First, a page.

Tragically, he passed away at the age of 69, leaving behind an impressive legacy. His wisdom and counsel were sought after by other explorers like Amundsen, Scott, Shackleton, and Mawson, who often found success when following his guidance. Fritjof Nansen’s impact on history and exploration is enduring and significant.

With over 20 years of guiding experience, we’re in a good position, well-versed in our craft. Secret Atlas caught my attention with their focus on small ships, a model that aligns with my belief in the future of travel. Small ships allow us to do our job effectively while minimizing environmental impact. Twelve people disembarking into the landscape are virtually invisible, unlike the logistical nightmare of 200 people stomping around and leaving.

While much of the industry is heading in the latter direction, Secret Atlas stands out. They prioritize small ships and embrace environmental consciousness as part of their DNA. Meeting the owners reinforced their genuine commitment to doing what’s right for the environment and beyond. This shared philosophy made joining Secret Atlas a natural and comfortable fit for me. I’m extremely pleased and have no intention of leaving this company I deeply believe in.

I sought true integrity in an organization, and I found it with Secret Atlas. As an expedition leader, I value running well-organized and transparent trips. We strive to offer great experiences while being sensitive to wildlife and nature. It’s about finding a balance where everyone benefits, from passengers to the environment. Our goal is for passengers to leave as effective ambassadors for the polar regions, fostering a shared appreciation for these neutral territories. Whether in the Antarctic, the Arctic Basin, or unique places like Svalbard, our approach is guided by education, respect, and mindfulness towards the environment and its inhabitants.

My background is diverse, and with age, it has become a collection of various experiences. I take pride in my work on disarmament treaties, especially the moment when I gathered evidence that kickstarted the ban on cluster bombs. Creating two disarmament treaties that reshaped warfare is an achievement I cherish.

In my polar work, I find deep satisfaction when I witness the transformative impact on people’s lives. It’s not just about showing them the polar regions; it’s about sparking those “aha” moments that motivate them to take action. As guides, we facilitate life-changing experiences and strive to help others appreciate their significance.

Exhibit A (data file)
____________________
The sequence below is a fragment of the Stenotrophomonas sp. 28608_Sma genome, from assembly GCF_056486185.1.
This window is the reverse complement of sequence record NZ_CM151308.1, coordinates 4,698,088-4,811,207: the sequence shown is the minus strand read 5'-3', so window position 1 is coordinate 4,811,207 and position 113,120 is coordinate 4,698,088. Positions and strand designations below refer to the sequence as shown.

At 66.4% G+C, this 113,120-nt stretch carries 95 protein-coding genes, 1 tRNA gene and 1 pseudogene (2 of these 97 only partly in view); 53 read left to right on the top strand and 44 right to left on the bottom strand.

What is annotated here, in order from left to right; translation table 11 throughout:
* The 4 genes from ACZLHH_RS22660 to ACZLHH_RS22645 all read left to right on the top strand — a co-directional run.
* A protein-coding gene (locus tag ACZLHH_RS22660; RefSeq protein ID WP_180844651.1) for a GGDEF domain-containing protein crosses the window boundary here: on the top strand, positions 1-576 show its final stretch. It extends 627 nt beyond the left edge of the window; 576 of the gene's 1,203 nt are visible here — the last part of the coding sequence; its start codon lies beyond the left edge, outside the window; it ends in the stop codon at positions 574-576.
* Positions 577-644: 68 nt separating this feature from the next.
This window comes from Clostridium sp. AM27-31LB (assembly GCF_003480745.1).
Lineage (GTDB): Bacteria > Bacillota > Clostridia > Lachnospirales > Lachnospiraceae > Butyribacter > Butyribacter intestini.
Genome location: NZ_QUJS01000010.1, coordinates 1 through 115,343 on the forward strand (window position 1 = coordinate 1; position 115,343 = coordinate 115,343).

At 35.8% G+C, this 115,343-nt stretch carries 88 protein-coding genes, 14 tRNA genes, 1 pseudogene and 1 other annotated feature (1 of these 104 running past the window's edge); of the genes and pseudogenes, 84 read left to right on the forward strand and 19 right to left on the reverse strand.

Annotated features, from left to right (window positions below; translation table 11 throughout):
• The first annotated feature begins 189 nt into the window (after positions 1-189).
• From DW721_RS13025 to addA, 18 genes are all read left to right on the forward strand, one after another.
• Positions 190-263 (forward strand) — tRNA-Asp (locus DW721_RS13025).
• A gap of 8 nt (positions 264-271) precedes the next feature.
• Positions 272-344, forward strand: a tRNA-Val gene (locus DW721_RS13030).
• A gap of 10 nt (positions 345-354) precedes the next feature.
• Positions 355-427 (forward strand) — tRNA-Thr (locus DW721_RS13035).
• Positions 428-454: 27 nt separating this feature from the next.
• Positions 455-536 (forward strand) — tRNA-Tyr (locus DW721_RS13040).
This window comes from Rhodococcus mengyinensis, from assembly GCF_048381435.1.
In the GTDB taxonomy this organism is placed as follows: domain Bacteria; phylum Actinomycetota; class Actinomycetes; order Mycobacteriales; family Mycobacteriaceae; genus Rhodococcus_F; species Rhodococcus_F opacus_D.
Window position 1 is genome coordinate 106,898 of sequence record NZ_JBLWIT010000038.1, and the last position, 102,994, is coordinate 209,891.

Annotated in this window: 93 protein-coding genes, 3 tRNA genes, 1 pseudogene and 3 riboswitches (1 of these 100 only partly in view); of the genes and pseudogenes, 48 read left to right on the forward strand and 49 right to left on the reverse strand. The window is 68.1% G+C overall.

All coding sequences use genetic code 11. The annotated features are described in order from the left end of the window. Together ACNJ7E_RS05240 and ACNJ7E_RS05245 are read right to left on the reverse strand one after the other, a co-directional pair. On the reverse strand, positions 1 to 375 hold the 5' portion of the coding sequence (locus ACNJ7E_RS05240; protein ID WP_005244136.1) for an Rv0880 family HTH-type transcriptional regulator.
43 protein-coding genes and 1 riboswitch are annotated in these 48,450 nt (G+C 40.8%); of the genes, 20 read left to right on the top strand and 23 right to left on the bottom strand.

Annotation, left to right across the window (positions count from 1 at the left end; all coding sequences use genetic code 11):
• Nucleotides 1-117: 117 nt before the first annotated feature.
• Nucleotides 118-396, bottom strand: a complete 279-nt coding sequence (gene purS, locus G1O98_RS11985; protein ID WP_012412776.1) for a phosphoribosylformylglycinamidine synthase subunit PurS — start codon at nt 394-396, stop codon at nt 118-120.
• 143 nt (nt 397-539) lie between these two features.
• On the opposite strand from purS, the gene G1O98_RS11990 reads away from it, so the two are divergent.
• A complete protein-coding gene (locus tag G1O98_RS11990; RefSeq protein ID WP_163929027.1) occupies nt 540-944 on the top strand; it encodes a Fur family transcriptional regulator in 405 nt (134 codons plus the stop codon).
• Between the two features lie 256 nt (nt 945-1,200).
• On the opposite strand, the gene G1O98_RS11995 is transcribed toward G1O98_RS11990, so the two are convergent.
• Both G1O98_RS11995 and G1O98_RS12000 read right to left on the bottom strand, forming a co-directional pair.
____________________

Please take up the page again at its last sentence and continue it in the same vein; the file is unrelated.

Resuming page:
Engaging in discussions, even with skeptics of climate change, is something I welcome. It’s rewarding to witness a shift in perspective and understanding. Fact-based discussions offer opportunities to explore different viewpoints, and I’ve seen attitudes change over time, even with geologists and academics.

Being in the polar regions makes climate change tangible and real, deepening people’s understanding through firsthand experiences. Safety is paramount in these hostile environments, and we prioritize running a green operation while providing extraordinary experiences tailored to each person’s interests.

Guiding is a privilege, and witnessing people gain knowledge and leave transformed is incredibly satisfying. We act as facilitators, fostering meaningful conversations about topics from wildlife to politics, broadening perspectives and fostering deeper appreciation for these unique environments.

Over 20 years of guiding, I’ve been privileged to experience countless unforgettable moments. Each season brings new memories that gradually get replaced by even greater ones. From ice calvings to encounters with polar bears, penguins, and whales, it’s like a jigsaw puzzle of extraordinary experiences.

One particular memory stands out: a humpback whale surfaced right next to our Zodiac in the Antarctic’s Gerlache Strait. Drifting in the small boat, the majestic creature surfaced just a meter away from us. I resisted the urge to touch it, and it curiously looked at us with its big eye before gracefully returning to the water. Being in a small boat allowed us to connect with wildlife, creating an unforgettable encounter that lingers in my heart.

Without a doubt, my day at work doesn’t feel like work at all. We choose polar guiding because we genuinely love it. The passion for this job and the breathtaking locations keeps bringing us back. Interacting with the people we meet adds to the fulfillment.

What makes Secret Atlas special is their focus on small ship travel. I hope the industry moves towards downsizing, away from those massive ships with hundreds of people. It’s not suitable for the landscape, whether in the north or south. I’d love to see a return to smaller ships like 20 years ago, offering a far better experience.

Currently, I’m content with my role as an expedition leader and guiding with Secret Atlas, one of the best in the business. Our partnership thrives on our complementary interests, surrounded by talented people. Besides guiding, we remain involved in disarmament work, and exciting news just came in about progress in cleaning up World War II bombs in the Pacific.

Overall, I’m incredibly happy with where I’m at, and I believe this is the best job in the world.

Meet John

For a more personal connection with John, we encourage you to connect with him on Facebook. Discover more about John and his wife Mette in our blog article, ‘From the Frontlines to the Arctic: The Guides Saving Lives in War Zones.’